So yes, apologies for unjustly belittling this skill, which is important indeed - I just sort of assumed that any dev would naturally be at least at my level (or better) with their typing skills - which I assumed would be sufficient then.

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larsejaas profile image
LarsEjaas

What about challenging yourself? Sit down one day and learn the basics of touchtyping and then use 5 min. every day on practicing? It will take some time to learn this way, but 5 mins only! It makes a huge difference: trust me!

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leob profile image
leob

You could be right ... I'm okay-ish with my typing, but I guess I could be better.

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larsejaas profile image
LarsEjaas

Well, you never get to old to learn new stuff 😉 I was super fast typing without touch typing, I feel it´s more about typing more "automated" so more attention is on coding or writing really.

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leob profile image
leob

I guess you're right, well let's see, I definitely know I could be better at it, OTOH life is short and there's only 24 hours in a day, you know what I mean ... ;) anyway thanks for the advice :)

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anubhavitis profile image
Anubhav Singhal ☃️ Author

I am thankful to my high school computer teacher for teaching me touch typing, and yes it makes huge difference.

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anubhavitis profile image
Anubhav Singhal ☃️ Author

I had tought time deciding #1, #2..., #5. For me each one of them were equally important. I just moved ahead with what seemed right.

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leob profile image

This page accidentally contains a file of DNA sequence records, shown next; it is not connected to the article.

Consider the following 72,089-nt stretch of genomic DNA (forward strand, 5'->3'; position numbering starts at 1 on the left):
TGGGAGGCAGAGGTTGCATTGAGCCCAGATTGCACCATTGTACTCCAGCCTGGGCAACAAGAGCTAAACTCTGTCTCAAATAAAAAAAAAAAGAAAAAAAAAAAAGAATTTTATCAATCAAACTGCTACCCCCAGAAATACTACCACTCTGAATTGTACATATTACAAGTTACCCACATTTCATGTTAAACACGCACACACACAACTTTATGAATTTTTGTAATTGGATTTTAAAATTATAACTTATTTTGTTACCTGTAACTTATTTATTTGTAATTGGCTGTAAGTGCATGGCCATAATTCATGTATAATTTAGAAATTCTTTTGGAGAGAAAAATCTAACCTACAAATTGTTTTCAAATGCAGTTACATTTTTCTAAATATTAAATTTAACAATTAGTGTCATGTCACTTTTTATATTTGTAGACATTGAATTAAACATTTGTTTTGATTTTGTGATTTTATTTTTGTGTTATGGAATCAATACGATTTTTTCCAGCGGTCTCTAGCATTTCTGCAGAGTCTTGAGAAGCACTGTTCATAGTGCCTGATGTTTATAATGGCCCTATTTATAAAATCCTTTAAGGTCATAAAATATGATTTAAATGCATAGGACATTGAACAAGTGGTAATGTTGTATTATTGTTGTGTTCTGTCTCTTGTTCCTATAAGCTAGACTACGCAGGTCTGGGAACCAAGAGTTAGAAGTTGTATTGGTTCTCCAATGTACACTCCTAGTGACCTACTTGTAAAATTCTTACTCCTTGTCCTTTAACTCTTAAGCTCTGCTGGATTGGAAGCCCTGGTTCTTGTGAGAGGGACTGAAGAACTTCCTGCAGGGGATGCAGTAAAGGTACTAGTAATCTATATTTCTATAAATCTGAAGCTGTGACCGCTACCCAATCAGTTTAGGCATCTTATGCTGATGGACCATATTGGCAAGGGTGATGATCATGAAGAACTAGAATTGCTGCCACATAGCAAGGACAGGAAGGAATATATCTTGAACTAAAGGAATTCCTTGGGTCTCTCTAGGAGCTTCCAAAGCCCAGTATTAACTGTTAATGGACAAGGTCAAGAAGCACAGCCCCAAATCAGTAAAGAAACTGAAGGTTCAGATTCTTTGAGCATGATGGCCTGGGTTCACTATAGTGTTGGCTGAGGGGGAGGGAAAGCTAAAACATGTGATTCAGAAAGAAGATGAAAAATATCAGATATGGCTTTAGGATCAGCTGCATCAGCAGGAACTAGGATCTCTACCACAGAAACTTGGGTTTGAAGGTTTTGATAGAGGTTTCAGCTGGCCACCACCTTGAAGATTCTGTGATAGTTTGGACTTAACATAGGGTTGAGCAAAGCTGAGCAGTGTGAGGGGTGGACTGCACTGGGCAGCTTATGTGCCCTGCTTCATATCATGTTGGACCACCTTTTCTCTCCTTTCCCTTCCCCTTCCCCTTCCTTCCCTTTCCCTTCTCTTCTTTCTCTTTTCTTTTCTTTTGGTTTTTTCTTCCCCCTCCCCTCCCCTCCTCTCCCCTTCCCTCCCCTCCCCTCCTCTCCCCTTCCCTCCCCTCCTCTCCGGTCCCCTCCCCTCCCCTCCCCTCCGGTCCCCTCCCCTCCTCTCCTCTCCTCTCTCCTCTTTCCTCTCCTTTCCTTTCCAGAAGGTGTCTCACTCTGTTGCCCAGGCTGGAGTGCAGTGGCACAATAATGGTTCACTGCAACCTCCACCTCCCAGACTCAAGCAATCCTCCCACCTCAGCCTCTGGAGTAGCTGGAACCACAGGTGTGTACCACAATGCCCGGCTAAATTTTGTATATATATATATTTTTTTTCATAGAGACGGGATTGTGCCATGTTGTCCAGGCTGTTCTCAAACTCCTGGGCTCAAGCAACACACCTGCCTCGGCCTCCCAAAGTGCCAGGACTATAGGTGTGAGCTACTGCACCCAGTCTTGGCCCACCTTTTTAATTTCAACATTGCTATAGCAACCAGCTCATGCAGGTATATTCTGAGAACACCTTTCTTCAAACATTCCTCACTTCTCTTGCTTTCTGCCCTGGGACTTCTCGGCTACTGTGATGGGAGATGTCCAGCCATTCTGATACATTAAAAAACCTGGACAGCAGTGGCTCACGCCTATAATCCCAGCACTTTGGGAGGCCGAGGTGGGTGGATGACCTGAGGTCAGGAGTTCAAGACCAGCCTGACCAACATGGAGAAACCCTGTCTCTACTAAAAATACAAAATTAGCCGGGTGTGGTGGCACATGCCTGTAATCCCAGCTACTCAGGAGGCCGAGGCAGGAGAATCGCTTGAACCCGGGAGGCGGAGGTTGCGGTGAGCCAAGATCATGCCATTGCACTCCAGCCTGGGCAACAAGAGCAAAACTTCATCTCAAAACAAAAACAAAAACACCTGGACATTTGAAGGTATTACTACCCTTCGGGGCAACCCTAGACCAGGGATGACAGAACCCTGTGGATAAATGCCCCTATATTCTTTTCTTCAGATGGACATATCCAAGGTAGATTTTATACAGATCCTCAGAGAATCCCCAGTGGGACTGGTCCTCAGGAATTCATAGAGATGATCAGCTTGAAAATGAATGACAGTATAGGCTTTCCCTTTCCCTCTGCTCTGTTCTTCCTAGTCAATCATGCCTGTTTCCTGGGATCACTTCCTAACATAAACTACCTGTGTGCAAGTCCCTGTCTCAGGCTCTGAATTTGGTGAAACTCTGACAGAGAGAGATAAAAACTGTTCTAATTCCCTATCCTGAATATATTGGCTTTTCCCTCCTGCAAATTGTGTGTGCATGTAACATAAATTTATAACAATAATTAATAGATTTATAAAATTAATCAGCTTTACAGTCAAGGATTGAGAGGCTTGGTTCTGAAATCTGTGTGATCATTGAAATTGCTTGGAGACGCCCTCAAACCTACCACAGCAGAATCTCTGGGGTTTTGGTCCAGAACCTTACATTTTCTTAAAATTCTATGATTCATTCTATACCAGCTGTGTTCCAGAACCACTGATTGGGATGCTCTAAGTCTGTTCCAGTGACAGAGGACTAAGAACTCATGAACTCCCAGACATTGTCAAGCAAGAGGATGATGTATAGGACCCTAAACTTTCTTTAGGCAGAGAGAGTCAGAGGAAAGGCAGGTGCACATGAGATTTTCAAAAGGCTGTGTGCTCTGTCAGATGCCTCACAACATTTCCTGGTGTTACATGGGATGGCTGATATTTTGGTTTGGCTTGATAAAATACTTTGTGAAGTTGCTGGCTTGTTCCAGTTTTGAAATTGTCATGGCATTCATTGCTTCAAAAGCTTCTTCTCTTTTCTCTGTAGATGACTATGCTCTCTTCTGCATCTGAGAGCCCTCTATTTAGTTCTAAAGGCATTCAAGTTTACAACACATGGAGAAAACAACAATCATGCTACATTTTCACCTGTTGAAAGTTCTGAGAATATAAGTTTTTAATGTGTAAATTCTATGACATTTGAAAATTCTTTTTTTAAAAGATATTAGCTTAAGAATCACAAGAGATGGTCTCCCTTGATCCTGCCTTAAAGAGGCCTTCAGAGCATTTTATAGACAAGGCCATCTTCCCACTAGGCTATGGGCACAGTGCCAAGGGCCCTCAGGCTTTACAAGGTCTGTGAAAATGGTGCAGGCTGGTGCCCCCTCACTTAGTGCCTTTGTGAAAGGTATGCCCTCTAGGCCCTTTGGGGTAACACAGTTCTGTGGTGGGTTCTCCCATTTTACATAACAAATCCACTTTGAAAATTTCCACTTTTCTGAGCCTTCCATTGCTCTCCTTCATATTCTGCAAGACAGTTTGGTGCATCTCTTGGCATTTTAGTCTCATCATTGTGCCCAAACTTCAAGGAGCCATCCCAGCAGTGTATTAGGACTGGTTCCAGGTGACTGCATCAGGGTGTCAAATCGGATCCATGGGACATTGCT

leob

By all means, although I still think that "Collaboration and Communication" is just that tiny bit more important than "Touch Typing" ;)

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anubhavitis profile image
Anubhav Singhal ☃️ Author

Hi, Leob

I agree with you, but again, this article is not about which skill is more important, but which is more underrated.

Lots of people know about documentation, there are numerous blogs for writing good documentation, but touch typing, a simple productivity hack, no one is talking about.

Hope you understand my point here.
Thanks.

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foresthoffman profile image
Forest Hoffman

1000 points for listing communication! I started my career thinking that soft skills and the humanities were completely useless in the software engineering world. OH BOY, I was so wrong. Now, I'm a firm believer in fluid communication and building patterns that allow teams to communicate easier and more effectively.

Nice post! :D

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anubhavitis profile image
Anubhav Singhal ☃️ Author

Thanks, Forest.
I am glad you liked it.

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leob profile image
leob

Performance is of utmost importance, but in most cases it's achieved by applying "best practices" like using your framework's ORM or database library correctly (for instance use eager loading, use SQL joins, define database indexes), using caching where needed, properly designing your database schema, and so on.